- Data: Filters are definitely needed, and across many different data sources. We’re just at the beginning of this exercise.
    Your last point about semantics is one that I hope to address in a future post. Semantics by themselves are unlikely to provide enough intelligence because they are devoid of the personal and social context of the viewer of that page. Temporal factors add to the depth of the profile, but again, only provides data on page visits, not the person.
    I stand by the need for greater insight into the PERSON visiting the page — all too often, advertisers rely on targeting just the content of the page itself. By doing so, they are missing an essential data element that can help them target better.

  12. Mark: “Brain-dead simple” is a great point — it’s far too cumbersome for people to manage their friends today. I have thousands of “friends” on Facebook, and I’m not about to go back and categorize them into groups unless it’s easy.

  13. Charlene: I love your perspective. It’s sparking quite a few thoughts, especially where semantic web comes into play. Not to mention having done many tests in “personalization” I have strong feelings as to its efficacy.
    Scale: I just don’t think Social scales on a personal data level. We need thicker slices to sell, and make targeting possible to optimize. We simply can not optimize based on a single cookie or IP with so many segments associated to it. Well, maybe Google can but most of us can’t crunch that much data.
    Discovery: I think content and social are already intertwined. We just have not been able to pull them together effectively with old technology. That failed technology (BT) was already based on the visitor. So was the “one-to-one” personalization technology like epiphany back in 1.0 that never lived up to the promise. Semantic technology of course will solve this targeting problem – but semantic has to be about the content.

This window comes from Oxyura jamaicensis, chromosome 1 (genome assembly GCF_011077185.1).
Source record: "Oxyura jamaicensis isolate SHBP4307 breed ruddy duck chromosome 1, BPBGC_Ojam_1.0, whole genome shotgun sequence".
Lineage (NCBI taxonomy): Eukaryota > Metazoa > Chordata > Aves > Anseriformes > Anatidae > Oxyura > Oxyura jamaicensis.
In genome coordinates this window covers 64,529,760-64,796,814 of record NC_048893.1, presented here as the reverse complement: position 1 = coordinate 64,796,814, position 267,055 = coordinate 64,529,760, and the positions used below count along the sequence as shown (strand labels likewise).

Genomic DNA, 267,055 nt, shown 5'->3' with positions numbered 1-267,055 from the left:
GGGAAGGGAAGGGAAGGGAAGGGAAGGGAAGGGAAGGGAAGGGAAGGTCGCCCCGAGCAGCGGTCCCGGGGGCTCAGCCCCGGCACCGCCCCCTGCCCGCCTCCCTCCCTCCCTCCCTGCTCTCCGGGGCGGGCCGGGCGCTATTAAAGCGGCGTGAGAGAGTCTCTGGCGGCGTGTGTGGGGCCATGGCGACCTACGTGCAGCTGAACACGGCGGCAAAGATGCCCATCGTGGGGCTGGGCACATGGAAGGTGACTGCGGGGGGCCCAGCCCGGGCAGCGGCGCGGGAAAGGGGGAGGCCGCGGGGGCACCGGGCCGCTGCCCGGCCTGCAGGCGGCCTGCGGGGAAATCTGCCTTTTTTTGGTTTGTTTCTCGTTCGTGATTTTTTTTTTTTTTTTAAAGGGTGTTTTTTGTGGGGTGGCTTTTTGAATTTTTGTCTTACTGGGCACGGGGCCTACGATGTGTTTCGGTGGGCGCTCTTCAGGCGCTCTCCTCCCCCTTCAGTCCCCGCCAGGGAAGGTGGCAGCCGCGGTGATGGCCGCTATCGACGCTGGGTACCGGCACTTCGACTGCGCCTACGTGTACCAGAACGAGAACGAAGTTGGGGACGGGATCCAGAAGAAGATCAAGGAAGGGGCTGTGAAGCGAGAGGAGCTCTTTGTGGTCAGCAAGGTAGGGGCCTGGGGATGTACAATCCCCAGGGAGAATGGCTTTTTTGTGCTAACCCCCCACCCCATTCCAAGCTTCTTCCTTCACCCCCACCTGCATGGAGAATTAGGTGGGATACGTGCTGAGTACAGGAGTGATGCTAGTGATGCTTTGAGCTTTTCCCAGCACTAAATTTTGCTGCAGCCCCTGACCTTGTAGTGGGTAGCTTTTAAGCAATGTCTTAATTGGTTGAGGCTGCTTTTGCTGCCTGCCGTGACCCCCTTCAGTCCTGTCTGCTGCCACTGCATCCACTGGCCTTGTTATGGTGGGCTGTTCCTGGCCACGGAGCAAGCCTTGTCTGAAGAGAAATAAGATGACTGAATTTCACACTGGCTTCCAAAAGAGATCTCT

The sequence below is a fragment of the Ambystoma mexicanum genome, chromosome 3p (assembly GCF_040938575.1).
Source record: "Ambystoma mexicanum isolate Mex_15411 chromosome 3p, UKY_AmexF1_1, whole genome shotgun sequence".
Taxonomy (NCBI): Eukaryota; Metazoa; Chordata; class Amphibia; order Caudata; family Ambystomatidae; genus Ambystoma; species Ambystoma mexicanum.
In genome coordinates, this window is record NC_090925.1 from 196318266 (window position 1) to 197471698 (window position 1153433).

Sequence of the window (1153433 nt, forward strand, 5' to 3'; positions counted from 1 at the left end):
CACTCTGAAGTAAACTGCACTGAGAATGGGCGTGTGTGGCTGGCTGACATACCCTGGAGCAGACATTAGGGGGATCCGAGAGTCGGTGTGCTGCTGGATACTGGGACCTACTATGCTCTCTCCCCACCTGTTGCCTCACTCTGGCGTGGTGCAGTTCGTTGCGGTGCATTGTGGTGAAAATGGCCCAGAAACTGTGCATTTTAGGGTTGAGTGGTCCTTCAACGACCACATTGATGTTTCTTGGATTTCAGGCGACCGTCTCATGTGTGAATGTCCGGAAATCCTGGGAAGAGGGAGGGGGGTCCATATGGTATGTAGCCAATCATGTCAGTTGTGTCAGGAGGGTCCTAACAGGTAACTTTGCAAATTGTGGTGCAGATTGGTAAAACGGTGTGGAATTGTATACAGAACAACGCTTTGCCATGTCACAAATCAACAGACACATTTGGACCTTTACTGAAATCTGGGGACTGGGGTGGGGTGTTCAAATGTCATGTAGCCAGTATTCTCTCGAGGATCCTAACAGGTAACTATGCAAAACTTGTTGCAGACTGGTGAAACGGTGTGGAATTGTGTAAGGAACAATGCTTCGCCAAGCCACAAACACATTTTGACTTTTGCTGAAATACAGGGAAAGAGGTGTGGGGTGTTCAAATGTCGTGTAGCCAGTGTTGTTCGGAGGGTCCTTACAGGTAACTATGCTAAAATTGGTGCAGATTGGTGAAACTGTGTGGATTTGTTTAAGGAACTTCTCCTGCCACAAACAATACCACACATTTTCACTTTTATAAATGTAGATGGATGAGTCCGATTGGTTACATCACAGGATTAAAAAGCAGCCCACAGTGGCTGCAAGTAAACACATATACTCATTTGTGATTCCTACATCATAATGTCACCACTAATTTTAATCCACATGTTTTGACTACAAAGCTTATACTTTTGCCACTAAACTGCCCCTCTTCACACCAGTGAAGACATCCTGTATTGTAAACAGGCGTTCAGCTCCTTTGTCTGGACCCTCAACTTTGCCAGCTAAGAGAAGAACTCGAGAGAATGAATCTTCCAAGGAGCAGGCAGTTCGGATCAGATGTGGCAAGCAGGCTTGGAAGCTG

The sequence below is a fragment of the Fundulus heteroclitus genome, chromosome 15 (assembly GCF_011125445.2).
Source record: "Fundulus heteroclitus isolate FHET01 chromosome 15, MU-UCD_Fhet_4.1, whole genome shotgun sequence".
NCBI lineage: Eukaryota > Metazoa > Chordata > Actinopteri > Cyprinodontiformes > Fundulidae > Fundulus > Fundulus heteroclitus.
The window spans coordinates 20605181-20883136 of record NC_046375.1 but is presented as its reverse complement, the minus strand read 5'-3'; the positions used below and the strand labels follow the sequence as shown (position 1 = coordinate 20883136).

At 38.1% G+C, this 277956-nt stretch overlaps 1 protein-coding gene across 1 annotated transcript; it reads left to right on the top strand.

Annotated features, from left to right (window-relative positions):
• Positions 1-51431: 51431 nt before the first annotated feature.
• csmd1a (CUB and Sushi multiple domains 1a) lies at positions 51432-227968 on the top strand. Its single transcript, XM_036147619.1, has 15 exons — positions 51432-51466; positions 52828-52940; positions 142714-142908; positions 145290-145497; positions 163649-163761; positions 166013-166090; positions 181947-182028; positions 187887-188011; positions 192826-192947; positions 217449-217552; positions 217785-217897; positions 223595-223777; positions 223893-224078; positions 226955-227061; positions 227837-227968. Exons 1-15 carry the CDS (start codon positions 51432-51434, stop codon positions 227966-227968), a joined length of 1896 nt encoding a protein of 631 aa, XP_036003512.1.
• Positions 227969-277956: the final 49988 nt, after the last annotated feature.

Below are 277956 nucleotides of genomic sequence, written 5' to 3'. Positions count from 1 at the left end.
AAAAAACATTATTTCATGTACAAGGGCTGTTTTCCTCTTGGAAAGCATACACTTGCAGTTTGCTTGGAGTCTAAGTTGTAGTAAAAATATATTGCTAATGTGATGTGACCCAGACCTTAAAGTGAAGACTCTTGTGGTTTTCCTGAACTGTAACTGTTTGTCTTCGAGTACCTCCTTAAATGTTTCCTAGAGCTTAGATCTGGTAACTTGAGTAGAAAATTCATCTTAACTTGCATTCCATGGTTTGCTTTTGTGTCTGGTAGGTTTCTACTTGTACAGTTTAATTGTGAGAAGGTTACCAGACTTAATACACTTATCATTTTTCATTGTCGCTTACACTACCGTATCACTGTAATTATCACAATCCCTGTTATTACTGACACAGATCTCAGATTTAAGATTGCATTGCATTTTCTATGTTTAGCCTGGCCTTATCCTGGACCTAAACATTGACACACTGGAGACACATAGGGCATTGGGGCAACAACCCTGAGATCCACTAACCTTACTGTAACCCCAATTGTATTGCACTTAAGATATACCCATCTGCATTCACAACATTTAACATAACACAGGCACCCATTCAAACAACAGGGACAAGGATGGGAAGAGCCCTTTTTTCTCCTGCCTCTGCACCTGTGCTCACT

Data: I think the data is manageable now – at scale. :)
    Google has proven that content rules irrespective of personal data is enough to deliver high degrees of ad targeting relevance. More than enough for most marketers to be very successful. Regardless, I think personal and social context is often defined in content — semantic web is perfect to bring these “content correlations” together, or “socialize” them.
    Last, we often express our affinity in the content we create, share and view. Companies like Glue, Inform, Dapper and others are at the start of something big and its will be gloriously mashedup and indeed social. We always must start with the assumption that the content the visitor is on is relevant to them. Targeting to this content the only way to provide a win for the person, the publisher and the advertiser. Not just the person.
    Happy holidays! Looking forward to your thoughts on semantic web when you get around to posting them.

  14. Thanks for the post, Charlene. Awesome that you mentioned incremental charitable giving in your first prediction. Text donations will be huge for us this year at MobileCause…especially since 100% of the donation is passed thru to the non-profit organization from the carriers.
    Even though they are only $5 donations, callers can donate 5 times a month. It adds up and is very convenient.
    Keep up the great work! Kudos from MobileCause!
    Steve